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1,000 megawatts of solar power approved for California desert

September 29, 2010 |  2:57 pm

NextEra The California Energy Commission approved nearly 1,000 megawatts of solar installations for the desert Wednesday, adding to a growing list of such projects that have marched in recent weeks through the permitting process.

Commissioners unanimously approved the 250-megawatt Genesis Solar Energy Project and the 709-megawatt Imperial Valley Solar Project on Wednesday, making them the fifth and sixth plants to get the go-ahead in the last five weeks.

Since late August, the regulatory agency has cleared plants totaling nearly 3,000 megawatts scattered across the desert regions. California is attempting to meet a goal for utilities to draw 20% of their power from renewable energy by the end of this year and 33% by 2020.

All projects are rushing to break ground before the end of the year in order to qualify for federal stimulus funding; most are still waiting for the Bureau of Land Management to begin approving construction on public land next month.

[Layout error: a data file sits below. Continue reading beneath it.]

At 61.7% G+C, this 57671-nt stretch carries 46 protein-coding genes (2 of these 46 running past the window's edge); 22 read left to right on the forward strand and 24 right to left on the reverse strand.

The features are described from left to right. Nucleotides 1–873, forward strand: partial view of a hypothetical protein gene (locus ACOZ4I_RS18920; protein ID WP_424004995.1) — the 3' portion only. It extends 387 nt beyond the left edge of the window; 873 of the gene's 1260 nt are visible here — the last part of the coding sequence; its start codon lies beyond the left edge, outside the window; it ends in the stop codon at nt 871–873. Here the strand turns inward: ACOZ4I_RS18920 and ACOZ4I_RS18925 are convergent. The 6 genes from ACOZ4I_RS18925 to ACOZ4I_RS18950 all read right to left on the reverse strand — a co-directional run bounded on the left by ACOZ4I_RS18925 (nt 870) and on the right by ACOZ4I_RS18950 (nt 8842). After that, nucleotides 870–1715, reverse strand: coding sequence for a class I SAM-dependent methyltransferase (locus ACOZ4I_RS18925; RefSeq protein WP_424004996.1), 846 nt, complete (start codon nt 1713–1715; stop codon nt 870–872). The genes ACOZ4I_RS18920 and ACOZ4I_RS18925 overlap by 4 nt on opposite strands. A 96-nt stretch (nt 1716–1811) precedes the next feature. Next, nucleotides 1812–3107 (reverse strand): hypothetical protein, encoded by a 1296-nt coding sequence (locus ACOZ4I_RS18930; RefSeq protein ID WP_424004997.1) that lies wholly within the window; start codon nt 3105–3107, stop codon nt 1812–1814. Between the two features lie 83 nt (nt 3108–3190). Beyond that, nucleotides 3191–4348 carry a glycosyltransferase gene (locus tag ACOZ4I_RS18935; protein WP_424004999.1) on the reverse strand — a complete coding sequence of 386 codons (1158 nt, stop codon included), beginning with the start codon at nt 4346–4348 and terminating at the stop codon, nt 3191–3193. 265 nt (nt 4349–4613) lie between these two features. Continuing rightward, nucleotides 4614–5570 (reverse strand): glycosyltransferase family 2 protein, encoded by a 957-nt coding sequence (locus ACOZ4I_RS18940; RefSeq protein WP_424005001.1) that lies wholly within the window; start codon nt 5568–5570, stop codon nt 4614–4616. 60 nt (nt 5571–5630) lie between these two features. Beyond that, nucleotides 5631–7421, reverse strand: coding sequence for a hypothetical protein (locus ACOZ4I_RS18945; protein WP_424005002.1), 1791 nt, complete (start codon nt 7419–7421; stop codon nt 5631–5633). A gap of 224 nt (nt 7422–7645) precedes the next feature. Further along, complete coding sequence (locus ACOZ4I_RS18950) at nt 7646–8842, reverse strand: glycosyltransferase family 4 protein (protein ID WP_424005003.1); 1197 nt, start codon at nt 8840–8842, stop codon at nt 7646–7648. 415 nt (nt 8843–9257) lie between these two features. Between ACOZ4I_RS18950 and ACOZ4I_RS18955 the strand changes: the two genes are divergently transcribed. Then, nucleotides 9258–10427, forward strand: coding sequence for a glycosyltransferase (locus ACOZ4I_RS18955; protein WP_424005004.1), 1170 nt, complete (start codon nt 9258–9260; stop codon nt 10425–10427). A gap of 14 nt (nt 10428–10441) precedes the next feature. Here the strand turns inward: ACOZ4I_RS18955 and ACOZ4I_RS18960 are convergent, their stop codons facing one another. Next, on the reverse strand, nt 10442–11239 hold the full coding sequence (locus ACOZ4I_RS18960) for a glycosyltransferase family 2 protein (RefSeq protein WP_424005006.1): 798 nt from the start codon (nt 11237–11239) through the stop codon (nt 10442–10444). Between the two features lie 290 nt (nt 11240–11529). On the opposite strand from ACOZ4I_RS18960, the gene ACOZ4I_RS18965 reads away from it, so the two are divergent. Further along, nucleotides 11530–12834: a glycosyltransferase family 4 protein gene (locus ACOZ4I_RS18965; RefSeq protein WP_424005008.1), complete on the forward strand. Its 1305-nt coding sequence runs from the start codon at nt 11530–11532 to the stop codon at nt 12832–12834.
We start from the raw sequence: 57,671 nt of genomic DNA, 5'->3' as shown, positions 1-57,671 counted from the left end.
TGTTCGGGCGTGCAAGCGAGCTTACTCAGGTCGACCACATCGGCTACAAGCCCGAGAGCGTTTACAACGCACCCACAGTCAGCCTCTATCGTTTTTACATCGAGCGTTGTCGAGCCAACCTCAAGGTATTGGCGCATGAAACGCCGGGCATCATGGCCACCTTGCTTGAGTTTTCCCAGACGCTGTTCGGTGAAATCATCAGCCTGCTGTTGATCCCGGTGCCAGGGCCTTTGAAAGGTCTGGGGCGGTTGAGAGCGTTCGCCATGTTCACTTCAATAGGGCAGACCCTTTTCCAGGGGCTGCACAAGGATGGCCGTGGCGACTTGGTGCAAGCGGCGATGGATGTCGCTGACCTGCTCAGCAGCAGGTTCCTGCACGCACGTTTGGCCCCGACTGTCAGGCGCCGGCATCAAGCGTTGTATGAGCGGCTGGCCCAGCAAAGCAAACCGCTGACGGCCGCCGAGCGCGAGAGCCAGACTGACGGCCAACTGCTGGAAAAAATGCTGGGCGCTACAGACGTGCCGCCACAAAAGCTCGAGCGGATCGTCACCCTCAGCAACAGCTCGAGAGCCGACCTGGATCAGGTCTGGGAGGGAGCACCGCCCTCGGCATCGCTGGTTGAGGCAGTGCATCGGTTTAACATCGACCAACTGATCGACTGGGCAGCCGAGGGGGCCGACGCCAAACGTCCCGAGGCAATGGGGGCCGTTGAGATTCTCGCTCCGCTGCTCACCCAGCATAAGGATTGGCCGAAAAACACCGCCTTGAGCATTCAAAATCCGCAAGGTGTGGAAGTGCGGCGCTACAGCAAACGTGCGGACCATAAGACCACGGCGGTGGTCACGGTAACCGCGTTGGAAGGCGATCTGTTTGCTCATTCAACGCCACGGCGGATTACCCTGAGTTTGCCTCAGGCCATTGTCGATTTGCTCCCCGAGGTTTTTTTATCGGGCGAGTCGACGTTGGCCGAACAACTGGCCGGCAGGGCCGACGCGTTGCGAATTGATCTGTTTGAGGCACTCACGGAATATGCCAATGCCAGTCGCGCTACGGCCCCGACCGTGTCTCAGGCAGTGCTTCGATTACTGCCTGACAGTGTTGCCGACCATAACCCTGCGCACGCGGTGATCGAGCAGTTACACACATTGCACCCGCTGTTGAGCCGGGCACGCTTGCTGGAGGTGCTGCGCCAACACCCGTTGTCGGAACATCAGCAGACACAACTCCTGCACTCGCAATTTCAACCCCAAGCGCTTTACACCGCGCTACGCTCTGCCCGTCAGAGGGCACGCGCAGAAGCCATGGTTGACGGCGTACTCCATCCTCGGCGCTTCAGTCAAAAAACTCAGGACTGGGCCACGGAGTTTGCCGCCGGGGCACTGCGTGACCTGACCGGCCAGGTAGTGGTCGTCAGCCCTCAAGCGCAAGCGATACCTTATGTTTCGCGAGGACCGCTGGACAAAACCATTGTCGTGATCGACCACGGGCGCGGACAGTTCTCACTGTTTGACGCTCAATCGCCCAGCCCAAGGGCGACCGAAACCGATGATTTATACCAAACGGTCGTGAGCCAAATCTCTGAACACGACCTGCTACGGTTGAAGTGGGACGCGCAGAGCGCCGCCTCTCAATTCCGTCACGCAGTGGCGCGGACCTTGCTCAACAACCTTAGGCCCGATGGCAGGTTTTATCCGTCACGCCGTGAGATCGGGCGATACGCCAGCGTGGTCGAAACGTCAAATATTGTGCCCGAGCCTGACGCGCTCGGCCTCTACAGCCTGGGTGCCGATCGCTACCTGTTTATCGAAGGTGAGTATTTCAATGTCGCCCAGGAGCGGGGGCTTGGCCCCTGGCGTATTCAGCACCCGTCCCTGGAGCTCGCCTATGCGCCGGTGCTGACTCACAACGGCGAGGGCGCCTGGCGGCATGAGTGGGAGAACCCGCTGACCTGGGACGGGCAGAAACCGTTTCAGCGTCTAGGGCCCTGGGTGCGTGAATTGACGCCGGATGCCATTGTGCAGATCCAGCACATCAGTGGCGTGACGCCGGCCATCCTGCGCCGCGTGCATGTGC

The Genesis project is being developed by a subsidiary of NextEra Energy Resources and will involve two facilities using parabolic trough technology. Curved mirrors will collect the sun’s rays, heating fluid that will produce steam to run generators.

The installation will be set up about 25 miles west of Blythe in Riverside County, where Chevron Energy Solutions and Solar Millennium plan to soon start building a similar 968-megawatt plant. The plant will sprawl over 1,800 acres in an undeveloped area of the Sonoran Desert.

Tessera Solar’s Imperial Valley project will utilize solar dishes, or SunCatchers, across thousands of acres in a region bordering Arizona and Mexico. 

The two projects will result in nearly 2,000 construction jobs and more than 200 permanent jobs.

Like other proposed solar projects, the Imperial Valley effort has run up against environmentalists trying to protect the flat-tailed horned lizard and the endangered desert tortoise, whose habitats include the proposed site.

Tessera has agreed to avoid installation on dry creek beds, which play a role in flood control, whittling down the planned energy output from an originally-intended 750 megawatts.

-- Tiffany Hsu

Photo: Gov. Arnold Schwarzenegger visited NextEra's Harper Lake Solar Electric Generating System facility in Hinkley, Calif., in March. Schwarzenegger praised Wednesday's Energy Commission decisions. Credit: Mark Boster / Los Angeles Times.

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